THE PUBLIC wants to reduce the carbon footprint of their transportation but the practicalities of owning an electric vehicle cause concerns, according to new research from transport and research consultancy SYSTRA.
According to On the move: Navigating the Future of Road Transport, EU consumers are concerned by climate change and a clear majority (72%) think we should reach net zero emissions by 2050, but this does not translate to an ability or willingness to adopt lower carbon forms of transport.
Katie Hall, SYSTRA Transport Planning Director, commented on the findings: “Our research demonstrates that to have a real impact we must incentivise consumers to make lower carbon choices through improved infrastructure, government and business partnerships and an integrated transport network.”
Whilst transport industry experts interviewed for the study anticipate the future of personal and passenger transport as a blend of autonomous, connected, electric and shared (ACES), consumers find this harder to relate to, with one in four unable to see any ACES technology commonplace by 2030.
Despite recognition by industry experts and consumers that a move from car ownership towards user-ship will reduce carbon emissions, consumers struggle to imagine a world in which they do not own a car, with just a third (38%) thinking they will be car-free in 2050 – about as many as those who expect flying taxis to exist (34%).
Two thirds of European consumers (69%) say reducing the carbon footprint of their journeys is important to them.
Electric vehicles form one part of the solution to lowering carbon emissions, but there are still key barriers identified in the study to their uptake: purchase cost, the availability of charging points, battery life and charging time.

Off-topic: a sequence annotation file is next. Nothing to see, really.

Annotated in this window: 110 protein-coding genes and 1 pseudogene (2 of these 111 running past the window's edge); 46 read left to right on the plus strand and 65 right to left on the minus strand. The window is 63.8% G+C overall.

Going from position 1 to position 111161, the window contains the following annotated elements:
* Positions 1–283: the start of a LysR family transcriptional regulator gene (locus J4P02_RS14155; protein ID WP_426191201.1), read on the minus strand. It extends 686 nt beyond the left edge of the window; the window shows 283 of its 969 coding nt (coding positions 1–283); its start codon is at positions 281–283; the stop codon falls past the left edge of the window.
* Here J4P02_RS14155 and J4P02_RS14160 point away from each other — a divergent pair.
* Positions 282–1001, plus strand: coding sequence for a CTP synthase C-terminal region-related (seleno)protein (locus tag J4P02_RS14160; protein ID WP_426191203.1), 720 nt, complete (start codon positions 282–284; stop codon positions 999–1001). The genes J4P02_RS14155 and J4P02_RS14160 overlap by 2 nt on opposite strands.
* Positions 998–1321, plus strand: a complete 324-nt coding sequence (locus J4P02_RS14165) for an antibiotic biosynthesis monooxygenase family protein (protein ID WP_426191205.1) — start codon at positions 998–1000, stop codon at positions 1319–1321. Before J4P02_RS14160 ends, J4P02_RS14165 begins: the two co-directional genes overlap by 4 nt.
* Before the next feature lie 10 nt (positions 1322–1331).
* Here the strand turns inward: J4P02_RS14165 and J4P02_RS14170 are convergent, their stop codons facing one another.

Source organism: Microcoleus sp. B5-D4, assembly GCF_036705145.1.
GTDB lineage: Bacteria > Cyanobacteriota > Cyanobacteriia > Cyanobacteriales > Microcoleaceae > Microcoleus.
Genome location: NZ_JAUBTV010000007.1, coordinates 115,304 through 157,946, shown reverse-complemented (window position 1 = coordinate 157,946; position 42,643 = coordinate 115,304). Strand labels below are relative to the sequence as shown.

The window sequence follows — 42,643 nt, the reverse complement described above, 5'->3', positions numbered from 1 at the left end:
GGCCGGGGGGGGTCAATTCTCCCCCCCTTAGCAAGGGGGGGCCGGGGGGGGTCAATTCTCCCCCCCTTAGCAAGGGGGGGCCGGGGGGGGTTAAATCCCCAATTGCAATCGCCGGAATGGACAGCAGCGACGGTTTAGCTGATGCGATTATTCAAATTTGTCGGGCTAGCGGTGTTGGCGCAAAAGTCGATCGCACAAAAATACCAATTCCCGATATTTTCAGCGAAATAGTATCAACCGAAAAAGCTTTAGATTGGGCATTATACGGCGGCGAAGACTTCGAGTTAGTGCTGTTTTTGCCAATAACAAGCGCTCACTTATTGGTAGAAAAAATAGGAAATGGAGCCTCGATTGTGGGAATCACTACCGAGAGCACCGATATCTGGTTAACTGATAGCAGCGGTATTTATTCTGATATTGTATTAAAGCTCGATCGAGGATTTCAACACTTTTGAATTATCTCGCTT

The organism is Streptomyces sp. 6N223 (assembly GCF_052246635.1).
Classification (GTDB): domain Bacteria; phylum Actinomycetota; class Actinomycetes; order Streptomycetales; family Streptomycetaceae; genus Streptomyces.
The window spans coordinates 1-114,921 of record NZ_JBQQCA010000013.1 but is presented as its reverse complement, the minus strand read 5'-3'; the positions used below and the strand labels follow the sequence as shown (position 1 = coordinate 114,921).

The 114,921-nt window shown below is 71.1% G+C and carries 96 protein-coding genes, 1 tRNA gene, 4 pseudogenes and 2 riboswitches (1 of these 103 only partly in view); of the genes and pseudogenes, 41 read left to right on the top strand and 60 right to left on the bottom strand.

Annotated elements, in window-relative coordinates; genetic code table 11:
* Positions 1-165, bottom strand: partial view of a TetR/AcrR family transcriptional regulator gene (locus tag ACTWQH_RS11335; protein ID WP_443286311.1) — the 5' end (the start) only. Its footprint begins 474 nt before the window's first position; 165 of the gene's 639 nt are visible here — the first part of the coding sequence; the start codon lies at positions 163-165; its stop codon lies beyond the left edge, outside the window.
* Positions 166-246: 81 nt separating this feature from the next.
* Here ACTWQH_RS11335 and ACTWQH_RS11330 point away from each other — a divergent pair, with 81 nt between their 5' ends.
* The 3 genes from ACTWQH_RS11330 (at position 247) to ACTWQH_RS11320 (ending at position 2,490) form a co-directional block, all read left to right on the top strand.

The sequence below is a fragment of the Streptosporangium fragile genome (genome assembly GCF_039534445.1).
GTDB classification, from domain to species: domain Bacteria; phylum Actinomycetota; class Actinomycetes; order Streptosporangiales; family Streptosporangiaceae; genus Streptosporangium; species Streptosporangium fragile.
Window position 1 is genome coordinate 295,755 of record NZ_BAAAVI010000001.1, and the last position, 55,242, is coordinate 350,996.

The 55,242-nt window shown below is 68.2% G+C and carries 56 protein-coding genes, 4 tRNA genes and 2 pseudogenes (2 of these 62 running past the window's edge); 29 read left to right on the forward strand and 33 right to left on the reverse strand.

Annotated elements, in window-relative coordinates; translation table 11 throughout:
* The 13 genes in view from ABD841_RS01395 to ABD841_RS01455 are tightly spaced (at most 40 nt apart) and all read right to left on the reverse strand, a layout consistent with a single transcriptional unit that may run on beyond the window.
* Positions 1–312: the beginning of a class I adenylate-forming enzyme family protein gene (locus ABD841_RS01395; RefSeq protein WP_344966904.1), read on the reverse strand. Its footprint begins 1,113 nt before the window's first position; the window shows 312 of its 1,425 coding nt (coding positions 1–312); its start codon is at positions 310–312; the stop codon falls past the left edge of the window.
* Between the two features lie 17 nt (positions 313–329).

These are the results from a 12,000-strong consumer survey across four European countries – UK, Germany, Spain and The Netherlands, 22 in-depth interviews with leading industry experts and 10 case study interviews in the UK and Germany.
The research was undertaken by SYSTRA and commissioned by BP.
Tufan Erginbilgic, BP’s Downstream chief executive, said: “As this research makes clear, there is no single solution for reducing emissions in road transport. Technology and energy businesses, governments and OEMs all need to work closer together if we are to make a real difference.
“At BP, we want to enable our customers to make lower carbon transport choices. That’s why we’re leading the way to roll out the UK’s largest public network of ultra-fast chargers – which will replicate today’s customer experience and help overcome the barriers to EV adoption – as well as growing biofuels businesses and developing more efficient fuels and lubricants.”
Read the whole report here.